The matriarch of a polygamist clan that held law officers at bay for 13 days before the siege ended in a bloody shootout with police has been turned over to federal marshals for transfer to a prison while attorneys on both sides prepare to appeal her sentence.
Vickie Singer, who pleaded for release at every stage of her federal bombing and siege trial, was removed last week from the Salt Lake County Jail for transfer to a federal prison.While Singer serves her sentence, prosecution and defense attorneys are expected to appeal her punishment to the U.S. 10th Circuit Court of Appeals in Denver.
Her attorney contends the mandatory no-parole term imposed by U.S. District Judge Bruce S. Jenkins violates her constitutional rights by not allowing the judge to tailor the sentence to her or her crimes.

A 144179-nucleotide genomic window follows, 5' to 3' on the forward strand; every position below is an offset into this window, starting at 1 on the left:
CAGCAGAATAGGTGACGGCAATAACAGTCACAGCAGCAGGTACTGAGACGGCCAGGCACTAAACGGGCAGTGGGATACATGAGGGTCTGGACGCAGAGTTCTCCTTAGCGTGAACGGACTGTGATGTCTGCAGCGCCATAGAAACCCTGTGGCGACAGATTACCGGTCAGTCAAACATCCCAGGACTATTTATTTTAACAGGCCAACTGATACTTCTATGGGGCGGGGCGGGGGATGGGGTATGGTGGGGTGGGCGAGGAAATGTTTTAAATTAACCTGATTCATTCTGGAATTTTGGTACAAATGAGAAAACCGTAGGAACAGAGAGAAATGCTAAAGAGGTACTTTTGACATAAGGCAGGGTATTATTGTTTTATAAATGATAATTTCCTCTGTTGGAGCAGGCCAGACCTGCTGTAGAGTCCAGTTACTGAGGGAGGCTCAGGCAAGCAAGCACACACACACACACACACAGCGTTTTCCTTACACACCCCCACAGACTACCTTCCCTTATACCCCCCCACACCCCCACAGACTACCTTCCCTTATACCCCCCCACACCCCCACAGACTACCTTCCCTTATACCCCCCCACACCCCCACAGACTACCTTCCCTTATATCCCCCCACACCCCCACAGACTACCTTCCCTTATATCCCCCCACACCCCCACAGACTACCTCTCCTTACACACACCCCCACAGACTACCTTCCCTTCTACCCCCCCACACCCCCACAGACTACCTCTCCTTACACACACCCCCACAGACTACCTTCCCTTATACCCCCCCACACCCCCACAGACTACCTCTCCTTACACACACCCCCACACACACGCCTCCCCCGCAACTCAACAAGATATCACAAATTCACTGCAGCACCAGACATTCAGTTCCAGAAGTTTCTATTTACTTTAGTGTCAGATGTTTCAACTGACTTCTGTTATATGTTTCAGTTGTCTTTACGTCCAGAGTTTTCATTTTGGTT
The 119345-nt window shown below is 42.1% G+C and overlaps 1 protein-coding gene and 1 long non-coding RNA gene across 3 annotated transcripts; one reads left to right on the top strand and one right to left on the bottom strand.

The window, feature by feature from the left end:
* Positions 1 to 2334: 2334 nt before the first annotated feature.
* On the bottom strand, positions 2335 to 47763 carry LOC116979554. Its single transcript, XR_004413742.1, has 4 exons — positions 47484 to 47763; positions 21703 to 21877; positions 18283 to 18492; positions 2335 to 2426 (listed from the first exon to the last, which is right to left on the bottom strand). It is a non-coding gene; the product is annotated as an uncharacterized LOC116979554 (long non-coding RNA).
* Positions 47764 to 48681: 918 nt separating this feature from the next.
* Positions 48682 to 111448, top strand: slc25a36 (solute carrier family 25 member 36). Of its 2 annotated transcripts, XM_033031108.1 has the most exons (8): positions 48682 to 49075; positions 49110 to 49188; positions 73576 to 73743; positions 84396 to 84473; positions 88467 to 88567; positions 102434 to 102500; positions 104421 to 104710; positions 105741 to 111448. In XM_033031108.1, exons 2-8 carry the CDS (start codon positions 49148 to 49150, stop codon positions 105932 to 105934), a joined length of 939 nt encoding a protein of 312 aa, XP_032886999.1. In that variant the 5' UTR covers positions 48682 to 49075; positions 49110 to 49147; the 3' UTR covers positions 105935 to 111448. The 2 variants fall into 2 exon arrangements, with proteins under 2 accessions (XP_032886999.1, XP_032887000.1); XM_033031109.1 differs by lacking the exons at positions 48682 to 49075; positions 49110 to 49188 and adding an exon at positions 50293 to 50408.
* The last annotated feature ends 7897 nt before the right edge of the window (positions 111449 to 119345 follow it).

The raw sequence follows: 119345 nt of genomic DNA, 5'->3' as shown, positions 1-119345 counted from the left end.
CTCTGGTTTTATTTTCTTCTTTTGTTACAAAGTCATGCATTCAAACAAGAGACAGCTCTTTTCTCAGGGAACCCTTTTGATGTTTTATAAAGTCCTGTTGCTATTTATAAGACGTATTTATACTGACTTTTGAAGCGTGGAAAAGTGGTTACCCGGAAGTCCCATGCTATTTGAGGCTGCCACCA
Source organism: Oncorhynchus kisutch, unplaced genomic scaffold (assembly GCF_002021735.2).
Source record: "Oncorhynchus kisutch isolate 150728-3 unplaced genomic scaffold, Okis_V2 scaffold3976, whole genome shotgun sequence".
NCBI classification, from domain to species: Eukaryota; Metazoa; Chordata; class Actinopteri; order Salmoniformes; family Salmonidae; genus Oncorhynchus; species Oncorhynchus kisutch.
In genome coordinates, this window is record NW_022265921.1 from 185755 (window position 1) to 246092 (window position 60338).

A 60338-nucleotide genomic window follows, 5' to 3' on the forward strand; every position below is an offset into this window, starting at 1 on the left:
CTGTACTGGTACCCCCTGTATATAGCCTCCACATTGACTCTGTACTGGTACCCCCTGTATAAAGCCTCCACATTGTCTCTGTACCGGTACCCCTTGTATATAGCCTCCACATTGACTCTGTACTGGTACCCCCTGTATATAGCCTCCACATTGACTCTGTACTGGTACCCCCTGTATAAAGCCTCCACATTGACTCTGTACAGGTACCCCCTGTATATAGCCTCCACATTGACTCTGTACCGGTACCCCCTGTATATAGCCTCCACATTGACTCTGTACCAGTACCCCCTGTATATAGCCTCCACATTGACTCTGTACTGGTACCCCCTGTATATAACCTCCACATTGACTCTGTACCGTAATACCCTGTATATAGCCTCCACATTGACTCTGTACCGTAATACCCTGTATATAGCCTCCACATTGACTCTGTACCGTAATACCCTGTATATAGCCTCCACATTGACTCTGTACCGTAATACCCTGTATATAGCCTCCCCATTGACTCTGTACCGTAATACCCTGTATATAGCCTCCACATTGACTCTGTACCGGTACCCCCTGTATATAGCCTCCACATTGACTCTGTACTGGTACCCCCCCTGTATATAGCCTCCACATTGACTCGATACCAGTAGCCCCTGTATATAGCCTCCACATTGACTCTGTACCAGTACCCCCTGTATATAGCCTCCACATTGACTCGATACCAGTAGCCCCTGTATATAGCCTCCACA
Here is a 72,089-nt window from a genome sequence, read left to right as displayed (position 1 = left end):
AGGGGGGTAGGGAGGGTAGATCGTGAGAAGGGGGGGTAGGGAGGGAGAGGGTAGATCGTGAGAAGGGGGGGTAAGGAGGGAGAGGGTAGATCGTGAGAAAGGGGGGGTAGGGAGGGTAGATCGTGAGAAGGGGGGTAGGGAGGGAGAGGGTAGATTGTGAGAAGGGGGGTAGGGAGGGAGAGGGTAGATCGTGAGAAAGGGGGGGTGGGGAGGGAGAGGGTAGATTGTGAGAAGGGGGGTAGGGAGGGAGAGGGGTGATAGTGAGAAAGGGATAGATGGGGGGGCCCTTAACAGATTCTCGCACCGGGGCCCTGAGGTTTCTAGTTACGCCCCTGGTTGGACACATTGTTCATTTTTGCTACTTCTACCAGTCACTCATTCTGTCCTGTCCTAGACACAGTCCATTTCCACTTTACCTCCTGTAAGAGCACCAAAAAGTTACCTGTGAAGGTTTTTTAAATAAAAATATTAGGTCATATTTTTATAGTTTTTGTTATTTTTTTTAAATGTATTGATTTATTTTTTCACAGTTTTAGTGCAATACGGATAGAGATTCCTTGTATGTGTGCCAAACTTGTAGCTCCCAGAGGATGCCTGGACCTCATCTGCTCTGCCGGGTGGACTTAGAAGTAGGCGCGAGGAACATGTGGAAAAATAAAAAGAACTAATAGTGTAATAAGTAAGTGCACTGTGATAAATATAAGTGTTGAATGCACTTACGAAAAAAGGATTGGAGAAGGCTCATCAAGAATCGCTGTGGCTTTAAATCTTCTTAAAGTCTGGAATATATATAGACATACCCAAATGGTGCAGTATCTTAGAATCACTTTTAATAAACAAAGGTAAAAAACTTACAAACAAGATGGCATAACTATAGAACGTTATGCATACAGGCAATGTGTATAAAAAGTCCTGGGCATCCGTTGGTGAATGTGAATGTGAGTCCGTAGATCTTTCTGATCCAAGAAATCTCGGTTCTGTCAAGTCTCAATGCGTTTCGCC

Meanwhile, the U.S. attorney's office contends that Jenkins' refusal to sentence Singer to another five-year prison term for a second conviction under the same law was not within his judicial authority.
If Singer's appeal is successful, it is unknown whether, or by how much, her sentence would be shortened. Jenkins declined comment on what the sentence would have been had he not been bound by the sentencing guidelines.
She was convicted this summer of aiding in the bombing of the Kamas LDS Stake Center, participating in the standoff between her family and law officers and of federal weapons violations stemming from the main counts.
Each weapons violation requires a fixed, five-year term.
Her son, John Timothy Singer; son-in-law, Addam Swapp; and Swapp's brother, Jonathan Swapp, were convicted of participating in the siege. The three men were convicted, but Vickie Singer was acquitted of attempted murder of FBI agents.
While asking a federal magistrate and Jenkins to release her, she repeatedly has said that she is a "woman of my word" and that her family needs her.